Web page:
Today in research:the upside about being embarrassing, the organic chemist whose work led to synthetic pot, and a nifty new simulation of the universe.
- Researcher who invented synthetic pot now just gets a lot of misguided emails. The Los Angeles Times published an interesting read on the bearded organic chemist, John W. Huffman, whose research is credited with kickstarting the designer marijuana movement. And Gawker compressed it into this headline: "Dude Who Invented Fake Weed Can't Believe You Actually Smoke That Stuff." So, yes, there's that part of the story. "Anybody who uses them is playing Russian roulette," said Huffman to the Times. But another interesting item in the piece was how often the guy gets confused for someone that he's not. The paper notes: "Huffman laughs as he describes emails assuming he has created a super form of medical marijuana or has profited by designing lucrative marijuana substitutes." [The Los Angeles Times via Gawker]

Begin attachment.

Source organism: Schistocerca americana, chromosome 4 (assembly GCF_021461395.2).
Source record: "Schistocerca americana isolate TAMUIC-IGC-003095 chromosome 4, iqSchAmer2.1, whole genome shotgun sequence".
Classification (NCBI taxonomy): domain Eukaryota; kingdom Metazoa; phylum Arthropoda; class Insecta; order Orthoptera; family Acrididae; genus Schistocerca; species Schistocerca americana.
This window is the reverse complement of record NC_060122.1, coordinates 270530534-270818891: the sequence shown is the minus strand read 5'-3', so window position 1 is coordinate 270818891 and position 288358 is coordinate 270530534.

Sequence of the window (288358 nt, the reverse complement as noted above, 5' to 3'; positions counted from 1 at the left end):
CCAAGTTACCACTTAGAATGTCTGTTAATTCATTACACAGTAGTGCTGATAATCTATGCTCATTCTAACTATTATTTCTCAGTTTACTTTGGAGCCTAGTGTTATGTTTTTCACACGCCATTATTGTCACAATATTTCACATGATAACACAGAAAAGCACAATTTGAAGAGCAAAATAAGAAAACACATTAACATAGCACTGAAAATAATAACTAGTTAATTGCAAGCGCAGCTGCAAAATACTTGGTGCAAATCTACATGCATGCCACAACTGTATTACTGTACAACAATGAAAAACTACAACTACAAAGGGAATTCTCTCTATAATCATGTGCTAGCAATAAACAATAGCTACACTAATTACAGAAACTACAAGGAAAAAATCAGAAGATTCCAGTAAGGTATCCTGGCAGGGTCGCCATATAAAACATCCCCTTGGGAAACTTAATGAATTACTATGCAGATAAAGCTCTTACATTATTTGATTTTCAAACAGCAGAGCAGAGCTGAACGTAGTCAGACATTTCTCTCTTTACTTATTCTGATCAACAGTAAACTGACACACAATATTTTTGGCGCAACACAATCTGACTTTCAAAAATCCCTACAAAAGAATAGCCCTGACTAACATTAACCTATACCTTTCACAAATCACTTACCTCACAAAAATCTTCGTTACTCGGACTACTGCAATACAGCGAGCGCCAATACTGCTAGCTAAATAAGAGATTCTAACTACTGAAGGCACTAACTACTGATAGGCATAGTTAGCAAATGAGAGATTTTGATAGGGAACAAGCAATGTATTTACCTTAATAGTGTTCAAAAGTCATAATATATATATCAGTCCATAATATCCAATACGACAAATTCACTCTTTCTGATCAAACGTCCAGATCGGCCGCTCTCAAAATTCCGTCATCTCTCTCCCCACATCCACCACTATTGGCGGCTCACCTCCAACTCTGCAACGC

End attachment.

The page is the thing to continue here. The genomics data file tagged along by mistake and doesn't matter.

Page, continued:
- The upside of awkwardness: Embarrassment linked to trustworthiness in small study. Sometimes it's difficult to read too much into studies that are based on corralling a small number of college undergrads to play hypothetical games that are designed to show "generosity" or indicate trustworthiness. This is no knock on the UC Berkeley research team who came to that conclusion based on such experiments that "people who are easily embarrassed are also more trustworthy, and more generous." It's a fun tidbit at least. [UC Berkeley]
Read the full story at The Atlantic Wire.
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